In addition to the above-mentioned idea that was much to the Monarchy’s merchants’ taste, there were also short-lasting talks about seizing Morocco. All of these ideas went nowhere, as all of these endeavours were deemed extremely costly and unprofitable.
To its credit, the Monarchy ultimately showed prudence, and rational considerations prevailed.
The victory of fiscal conservatism prevailed partially due to the Hungarian opposition to any overseas colonial activity. Truth be told, financial worries over the colonial dreams of Austro–Hungary were shared and voiced all over the empire, and a large number of decision-makers showed no support to colonialism because of economic concerns.
Clearly, colonialism was perceived as potentially having economic value, and not an end goal in itself. In fact, some territories Austria–Hungary did attempt to colonize did have economic value. For example, the Austro–Hungarian fleet tried to reach the nickel-rich Solomon islands in the Pacific. Miklós Horthy himself took part in that expedition, and set foot on the shores of the Archipelago. However, the inhabitants of the islands acted with hostility, and repelled the expedition, killing some of its members.
Albeit none of the above-mentioned attempts were particularly fruitful, some do stand out as moderate successes. One of the most significant seafaring voyages of Austro–Hungarian explorers was a polar expedition, during which they, including Gyula Kepes, a Hungarian physician, discovered a land, later to be named the Franz Joseph Land, in 1887. Although not an act of colonial expansion per se, as the explorers had no means of establishing control over it,
the expedition members named some of the nearby islands after Hungarians, symbolically claiming them.
For instance, a cluster of islands within the archipelago was named after pro-Austria Count Ödön Zichy, who was the sponsor of the expedition. The islands—both the Zichy Cluster and the Franz Joseph Archipelago—have retained their name up to this day and they are now part of Archangelsk Oblast, Russia. The Soviet Union, completely unimpeded, seized the archipelago in 1924, as in the aftermath of the First World War, everyone simply forgot about any territorial claims of the Austro-Hungarian Monarchy on the frozen landmass in the middle of nowhere.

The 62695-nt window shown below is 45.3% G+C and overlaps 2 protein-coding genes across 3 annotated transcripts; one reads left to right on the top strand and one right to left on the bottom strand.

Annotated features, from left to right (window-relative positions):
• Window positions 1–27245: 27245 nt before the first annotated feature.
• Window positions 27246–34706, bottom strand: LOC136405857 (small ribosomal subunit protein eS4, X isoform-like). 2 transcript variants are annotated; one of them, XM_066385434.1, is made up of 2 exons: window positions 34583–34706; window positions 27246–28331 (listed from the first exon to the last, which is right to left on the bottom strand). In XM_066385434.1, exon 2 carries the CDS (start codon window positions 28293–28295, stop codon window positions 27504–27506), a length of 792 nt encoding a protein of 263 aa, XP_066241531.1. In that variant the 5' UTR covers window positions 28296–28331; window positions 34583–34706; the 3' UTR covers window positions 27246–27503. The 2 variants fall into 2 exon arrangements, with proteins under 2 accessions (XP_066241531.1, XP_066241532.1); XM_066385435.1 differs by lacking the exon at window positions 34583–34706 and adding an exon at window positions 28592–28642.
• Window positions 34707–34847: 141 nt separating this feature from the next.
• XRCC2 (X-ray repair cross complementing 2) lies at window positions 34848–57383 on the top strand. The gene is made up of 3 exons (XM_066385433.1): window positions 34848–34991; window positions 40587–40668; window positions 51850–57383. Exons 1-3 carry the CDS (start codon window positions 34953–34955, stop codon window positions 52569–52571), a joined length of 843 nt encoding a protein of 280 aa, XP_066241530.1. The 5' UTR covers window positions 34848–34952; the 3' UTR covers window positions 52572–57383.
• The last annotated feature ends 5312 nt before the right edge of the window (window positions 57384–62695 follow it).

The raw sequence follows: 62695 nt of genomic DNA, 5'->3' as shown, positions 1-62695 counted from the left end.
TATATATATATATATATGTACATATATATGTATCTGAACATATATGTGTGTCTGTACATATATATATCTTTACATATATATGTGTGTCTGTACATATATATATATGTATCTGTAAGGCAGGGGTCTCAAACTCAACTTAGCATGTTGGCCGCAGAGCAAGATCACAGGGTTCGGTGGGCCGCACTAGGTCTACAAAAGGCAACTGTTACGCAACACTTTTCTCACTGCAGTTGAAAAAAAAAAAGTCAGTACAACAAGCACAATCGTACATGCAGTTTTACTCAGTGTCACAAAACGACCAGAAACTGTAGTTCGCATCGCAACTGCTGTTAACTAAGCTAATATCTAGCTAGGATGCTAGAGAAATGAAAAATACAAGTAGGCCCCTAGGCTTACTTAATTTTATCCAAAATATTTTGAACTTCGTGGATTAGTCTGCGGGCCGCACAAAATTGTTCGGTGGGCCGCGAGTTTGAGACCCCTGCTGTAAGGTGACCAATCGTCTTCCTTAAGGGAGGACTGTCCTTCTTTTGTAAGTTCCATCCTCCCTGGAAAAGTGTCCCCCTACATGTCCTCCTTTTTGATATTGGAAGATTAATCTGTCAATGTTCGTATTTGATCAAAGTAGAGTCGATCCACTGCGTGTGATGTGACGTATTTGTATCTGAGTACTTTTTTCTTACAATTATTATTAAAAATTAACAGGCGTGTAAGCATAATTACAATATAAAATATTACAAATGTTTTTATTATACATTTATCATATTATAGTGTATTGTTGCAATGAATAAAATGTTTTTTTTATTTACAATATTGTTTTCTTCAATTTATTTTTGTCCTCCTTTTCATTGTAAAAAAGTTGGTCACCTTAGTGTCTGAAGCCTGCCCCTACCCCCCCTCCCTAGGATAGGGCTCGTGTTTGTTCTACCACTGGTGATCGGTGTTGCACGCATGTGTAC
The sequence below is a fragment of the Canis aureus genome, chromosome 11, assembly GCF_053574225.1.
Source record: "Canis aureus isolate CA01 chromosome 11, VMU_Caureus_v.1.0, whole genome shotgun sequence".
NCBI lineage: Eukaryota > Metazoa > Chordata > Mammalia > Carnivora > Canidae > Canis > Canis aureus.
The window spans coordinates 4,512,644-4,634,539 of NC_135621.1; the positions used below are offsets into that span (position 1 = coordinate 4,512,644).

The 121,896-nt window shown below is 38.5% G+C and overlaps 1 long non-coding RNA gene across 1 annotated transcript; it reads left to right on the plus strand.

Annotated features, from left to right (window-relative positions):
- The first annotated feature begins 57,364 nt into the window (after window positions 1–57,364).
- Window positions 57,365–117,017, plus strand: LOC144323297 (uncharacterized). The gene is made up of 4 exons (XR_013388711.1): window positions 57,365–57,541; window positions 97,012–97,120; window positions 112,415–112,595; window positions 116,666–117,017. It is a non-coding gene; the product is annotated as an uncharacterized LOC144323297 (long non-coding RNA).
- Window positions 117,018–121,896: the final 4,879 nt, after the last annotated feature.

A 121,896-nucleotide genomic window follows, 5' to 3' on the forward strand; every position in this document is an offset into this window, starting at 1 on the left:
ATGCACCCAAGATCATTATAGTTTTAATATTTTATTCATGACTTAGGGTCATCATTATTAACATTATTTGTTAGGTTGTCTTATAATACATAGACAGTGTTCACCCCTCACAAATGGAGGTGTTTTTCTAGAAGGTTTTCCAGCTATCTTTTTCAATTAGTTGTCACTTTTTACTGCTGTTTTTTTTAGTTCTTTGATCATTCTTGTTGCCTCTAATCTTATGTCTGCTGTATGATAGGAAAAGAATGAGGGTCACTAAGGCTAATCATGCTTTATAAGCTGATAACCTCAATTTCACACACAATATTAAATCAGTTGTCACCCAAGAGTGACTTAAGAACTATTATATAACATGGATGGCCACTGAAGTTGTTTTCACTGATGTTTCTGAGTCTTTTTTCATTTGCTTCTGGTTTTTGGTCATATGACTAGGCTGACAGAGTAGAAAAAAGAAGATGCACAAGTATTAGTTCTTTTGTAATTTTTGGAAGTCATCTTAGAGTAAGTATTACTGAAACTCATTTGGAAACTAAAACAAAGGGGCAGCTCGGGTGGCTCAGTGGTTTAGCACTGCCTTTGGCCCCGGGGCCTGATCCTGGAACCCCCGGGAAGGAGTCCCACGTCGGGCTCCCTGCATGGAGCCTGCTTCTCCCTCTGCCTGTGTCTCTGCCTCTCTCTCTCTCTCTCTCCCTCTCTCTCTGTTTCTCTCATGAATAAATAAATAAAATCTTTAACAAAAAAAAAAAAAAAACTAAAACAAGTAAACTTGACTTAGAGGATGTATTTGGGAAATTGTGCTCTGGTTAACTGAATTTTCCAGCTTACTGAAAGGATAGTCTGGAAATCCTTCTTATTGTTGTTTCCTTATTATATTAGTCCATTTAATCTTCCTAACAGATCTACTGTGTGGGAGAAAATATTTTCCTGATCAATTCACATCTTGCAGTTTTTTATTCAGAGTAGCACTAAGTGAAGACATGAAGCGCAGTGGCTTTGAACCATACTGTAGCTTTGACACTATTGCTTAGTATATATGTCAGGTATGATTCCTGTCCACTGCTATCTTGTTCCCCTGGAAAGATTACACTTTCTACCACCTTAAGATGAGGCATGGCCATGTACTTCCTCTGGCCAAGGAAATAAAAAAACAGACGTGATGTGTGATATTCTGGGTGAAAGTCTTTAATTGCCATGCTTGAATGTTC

Possibly the only full-fledged Austro–Hungarian colony was Tianjin, a Chinese town located in the vicinity of Beijing. This ‘concession’, as it is traditionally referred to, came into being after the Eight-Nation Alliance, which the Monarchy was part of, crushed the Chinese Boxer Rebellion. It must be emphasized that not the entirety of the town was under the Monarchy’s control—its colony consisted of only a couple of streets. Crucially, however, the colony was internationally recognized as the Monarchy’s possession, and a regular ship was scheduled between Fiume (today Rijeka, Croatia), back then a Hungarian port, and Tianjin, every 3 weeks.
As the Dual Monarchy’s fleet and finances were not particularly formidable, all these colonial attempts would have been stillborn even if the empire had managed to impose jurisdiction over the above-described lands. Importantly, however, Austria–Hungary not only could not, but did not really want to engage in colonial activity in other parts of the world, as it believed that there was plenty of room for expansion in the Balkans.